Werner realises that he ‘won the jackpot’ by just happening to be born in the Netherlands. ‘For so long, I thought this kind of prosperity was completely normal. Until you see the other side and realise that such prosperity also comes at the expense of many, many people in emerging economies and of the wellbeing of future generations.’ His sense of justice tells him that he should not ruin the chances of others to have a good life too. ‘It’s not the footprint of the people who earn just above minimum wage that you should look at, because they usually already live quite efficiently. It’s mainly the well-do-to people in the Netherlands with their two cars, their big house and their holidays by air that have a huge impact. So they also have the greatest task.’ But in Werner’s view, it’s exactly those people with the higher incomes that do not set the right example and who actually receive the most subsidies. ‘That’s extremely demotivating’ for the less fortunate.
From growing to flourishing
‘But if we really want to stay within the planetary boundaries, we’ll need a certain economic decoupling.’ We’ll have to set limits for economic growth in order ‘to prevent economic collapse’. Werner doesn’t believe in green growth either: ‘We have never seen green growth, and nowhere has it been scientifically proven.’ That means we’ll need to work towards a post-growth society. If we don’t do that, we’ll end up with ‘a much more abrupt, ugly, destabilising form of degrowth’ such as because there is no longer enough water or because the rare earth metals needed for growth have been used up.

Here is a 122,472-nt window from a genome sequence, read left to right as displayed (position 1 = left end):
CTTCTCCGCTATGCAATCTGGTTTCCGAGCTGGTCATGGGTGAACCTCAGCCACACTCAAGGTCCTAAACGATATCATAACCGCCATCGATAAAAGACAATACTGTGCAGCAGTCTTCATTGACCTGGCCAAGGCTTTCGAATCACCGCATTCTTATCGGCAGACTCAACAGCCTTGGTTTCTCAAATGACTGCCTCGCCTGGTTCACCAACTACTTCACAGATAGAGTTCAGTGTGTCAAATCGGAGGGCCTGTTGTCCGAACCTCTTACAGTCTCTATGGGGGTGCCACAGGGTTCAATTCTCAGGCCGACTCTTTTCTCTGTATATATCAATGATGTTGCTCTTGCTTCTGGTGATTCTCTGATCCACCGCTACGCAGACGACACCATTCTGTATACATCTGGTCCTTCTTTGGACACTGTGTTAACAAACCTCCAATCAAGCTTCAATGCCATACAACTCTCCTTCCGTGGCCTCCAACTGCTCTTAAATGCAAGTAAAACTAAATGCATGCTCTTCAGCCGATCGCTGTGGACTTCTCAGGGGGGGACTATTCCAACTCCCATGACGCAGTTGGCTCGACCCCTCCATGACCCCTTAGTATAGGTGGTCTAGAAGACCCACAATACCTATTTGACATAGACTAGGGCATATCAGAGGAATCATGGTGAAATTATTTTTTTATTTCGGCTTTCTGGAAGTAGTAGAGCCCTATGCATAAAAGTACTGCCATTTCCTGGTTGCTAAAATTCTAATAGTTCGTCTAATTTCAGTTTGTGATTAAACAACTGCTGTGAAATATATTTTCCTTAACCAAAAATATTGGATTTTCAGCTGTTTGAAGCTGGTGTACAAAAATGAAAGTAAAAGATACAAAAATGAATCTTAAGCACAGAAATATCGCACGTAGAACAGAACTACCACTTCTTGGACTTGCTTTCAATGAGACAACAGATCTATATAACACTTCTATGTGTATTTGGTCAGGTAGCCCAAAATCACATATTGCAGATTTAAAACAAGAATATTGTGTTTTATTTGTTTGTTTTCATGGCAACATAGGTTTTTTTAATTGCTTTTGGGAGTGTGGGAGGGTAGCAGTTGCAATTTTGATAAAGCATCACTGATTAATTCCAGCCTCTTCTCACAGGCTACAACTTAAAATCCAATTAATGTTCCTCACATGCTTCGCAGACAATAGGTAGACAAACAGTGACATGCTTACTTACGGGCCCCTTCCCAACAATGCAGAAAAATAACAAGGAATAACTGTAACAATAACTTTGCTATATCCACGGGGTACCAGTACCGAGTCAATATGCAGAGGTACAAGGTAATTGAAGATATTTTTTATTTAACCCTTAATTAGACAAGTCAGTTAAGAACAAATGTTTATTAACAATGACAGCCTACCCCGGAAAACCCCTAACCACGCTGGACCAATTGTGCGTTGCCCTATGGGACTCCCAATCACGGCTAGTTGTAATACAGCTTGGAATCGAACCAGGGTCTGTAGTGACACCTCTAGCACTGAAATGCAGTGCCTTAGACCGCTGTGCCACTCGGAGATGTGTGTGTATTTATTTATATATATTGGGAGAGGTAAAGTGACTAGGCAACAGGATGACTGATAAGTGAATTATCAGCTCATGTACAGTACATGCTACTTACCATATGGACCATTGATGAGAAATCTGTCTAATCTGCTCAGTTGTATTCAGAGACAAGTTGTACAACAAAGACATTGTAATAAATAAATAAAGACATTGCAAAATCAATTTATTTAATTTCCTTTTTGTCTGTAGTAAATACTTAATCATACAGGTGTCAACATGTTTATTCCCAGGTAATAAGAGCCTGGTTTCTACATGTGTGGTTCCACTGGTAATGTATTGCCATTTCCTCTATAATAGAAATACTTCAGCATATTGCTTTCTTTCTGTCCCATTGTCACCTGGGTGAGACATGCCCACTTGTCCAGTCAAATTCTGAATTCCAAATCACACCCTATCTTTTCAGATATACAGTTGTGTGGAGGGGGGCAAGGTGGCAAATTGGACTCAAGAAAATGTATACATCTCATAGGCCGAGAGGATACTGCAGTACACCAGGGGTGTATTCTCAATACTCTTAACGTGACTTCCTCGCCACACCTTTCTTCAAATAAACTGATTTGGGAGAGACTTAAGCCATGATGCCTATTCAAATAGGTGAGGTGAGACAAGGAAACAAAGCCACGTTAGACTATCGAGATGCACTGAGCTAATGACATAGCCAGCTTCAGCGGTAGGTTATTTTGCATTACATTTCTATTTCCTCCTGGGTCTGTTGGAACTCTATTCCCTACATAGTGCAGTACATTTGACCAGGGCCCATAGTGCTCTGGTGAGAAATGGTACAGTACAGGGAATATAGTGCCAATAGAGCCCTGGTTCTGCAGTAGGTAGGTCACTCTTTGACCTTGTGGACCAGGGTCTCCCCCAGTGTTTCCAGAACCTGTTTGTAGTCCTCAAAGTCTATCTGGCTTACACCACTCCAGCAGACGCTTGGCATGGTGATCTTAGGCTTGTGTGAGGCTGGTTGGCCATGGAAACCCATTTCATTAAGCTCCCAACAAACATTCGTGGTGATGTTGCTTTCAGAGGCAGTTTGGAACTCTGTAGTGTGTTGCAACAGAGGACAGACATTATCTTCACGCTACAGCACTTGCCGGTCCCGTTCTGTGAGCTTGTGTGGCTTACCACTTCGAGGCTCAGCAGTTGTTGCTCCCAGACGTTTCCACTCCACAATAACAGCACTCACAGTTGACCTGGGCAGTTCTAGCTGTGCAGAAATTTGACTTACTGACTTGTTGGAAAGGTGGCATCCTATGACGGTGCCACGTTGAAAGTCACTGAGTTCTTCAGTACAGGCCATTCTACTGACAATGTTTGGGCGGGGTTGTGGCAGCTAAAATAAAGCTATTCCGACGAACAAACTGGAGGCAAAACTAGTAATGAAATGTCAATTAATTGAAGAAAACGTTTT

That’s why Werner believes we need to go from growing to flourishing. To putting wellbeing and quality of life first: social cohesion, human capital, the health of our people in society, natural capital, resilient ecosystems and good biodiversity. That’s also one of the aims of our economy, but it’s currently tied to financial growth. What you ultimately want is for broad-based prosperity to be at the heart of things.’ And who knows, maybe someday Werner will even become our government’s minister of broad-based prosperity. But for now he wants to ‘try to build a movement’ with his Impact Economy Foundation: an impact economy movement. He calls that ‘building on a new narrative for the economy’. ‘And that gives me a gleam of hope every day, again and again.’
ESG Even Samen Gevat is a podcast series (in Dutch) in which Aldert Veldhuisen and Marloes Bergevoet talk to accelerators of the sustainable transition. They discuss topics related to the “E”, like green energy, CO2 emissions, raw materials, biodiversity, the “S” of health, diversity and inclusiveness and the “G” such as laws and regulations and international cooperation.
Also published in this series are:
- The energy transition in 10 dilemmas – with Roy op het Veld
- Circular farming in the city – with Minke and Peter van Wingerden
- De energy transition is also geopolitics – with Rob de Wijk
Follow Even Samen Gevat here so you don’t miss an episode!